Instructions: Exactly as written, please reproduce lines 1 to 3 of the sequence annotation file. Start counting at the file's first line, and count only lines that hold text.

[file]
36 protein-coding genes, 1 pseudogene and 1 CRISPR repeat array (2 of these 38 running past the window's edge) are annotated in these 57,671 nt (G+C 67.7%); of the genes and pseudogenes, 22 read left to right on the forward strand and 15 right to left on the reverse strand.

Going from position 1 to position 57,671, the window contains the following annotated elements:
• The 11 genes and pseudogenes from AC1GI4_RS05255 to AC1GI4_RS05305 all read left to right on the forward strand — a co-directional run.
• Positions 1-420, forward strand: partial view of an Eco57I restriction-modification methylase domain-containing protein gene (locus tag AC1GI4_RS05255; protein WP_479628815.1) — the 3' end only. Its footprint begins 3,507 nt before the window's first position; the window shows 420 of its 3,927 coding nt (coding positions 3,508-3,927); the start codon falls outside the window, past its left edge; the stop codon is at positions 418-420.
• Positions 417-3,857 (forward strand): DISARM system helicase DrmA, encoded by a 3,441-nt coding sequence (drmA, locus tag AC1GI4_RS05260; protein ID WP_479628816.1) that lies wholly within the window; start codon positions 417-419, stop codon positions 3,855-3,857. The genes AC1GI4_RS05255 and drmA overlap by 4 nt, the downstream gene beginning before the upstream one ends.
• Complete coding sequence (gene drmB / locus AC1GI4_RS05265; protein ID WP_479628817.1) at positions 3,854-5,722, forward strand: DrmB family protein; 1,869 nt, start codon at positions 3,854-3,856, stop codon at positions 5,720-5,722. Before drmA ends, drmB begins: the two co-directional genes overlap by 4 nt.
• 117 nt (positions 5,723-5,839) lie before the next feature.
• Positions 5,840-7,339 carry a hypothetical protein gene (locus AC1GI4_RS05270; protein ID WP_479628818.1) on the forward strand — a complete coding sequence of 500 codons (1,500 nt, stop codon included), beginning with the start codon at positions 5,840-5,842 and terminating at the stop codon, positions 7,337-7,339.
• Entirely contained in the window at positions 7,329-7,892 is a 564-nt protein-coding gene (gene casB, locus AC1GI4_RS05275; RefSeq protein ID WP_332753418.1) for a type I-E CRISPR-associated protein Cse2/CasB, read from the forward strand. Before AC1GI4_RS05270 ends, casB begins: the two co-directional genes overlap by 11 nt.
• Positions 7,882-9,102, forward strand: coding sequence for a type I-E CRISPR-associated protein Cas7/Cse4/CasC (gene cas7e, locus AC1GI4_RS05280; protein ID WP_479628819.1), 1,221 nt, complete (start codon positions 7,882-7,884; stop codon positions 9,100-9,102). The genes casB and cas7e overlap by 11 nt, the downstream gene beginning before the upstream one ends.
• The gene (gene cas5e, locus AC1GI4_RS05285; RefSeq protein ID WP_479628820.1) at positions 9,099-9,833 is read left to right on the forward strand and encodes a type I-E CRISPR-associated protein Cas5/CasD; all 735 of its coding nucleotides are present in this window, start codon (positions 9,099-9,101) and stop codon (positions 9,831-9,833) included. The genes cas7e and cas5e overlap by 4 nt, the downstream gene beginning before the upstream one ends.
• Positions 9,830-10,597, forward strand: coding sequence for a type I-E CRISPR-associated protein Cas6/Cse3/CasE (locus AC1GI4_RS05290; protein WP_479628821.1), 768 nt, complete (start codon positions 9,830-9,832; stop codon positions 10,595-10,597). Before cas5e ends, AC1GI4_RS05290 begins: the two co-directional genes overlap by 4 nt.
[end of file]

36 protein-coding genes, 1 pseudogene and 1 CRISPR repeat array (2 of these 38 running past the window's edge) are annotated in these 57,671 nt (G+C 67.7%); of the genes and pseudogenes, 22 read left to right on the forward strand and 15 right to left on the reverse strand.

Going from position 1 to position 57,671, the window contains the following annotated elements:
• The 11 genes and pseudogenes from AC1GI4_RS05255 to AC1GI4_RS05305 all read left to right on the forward strand — a co-directional run.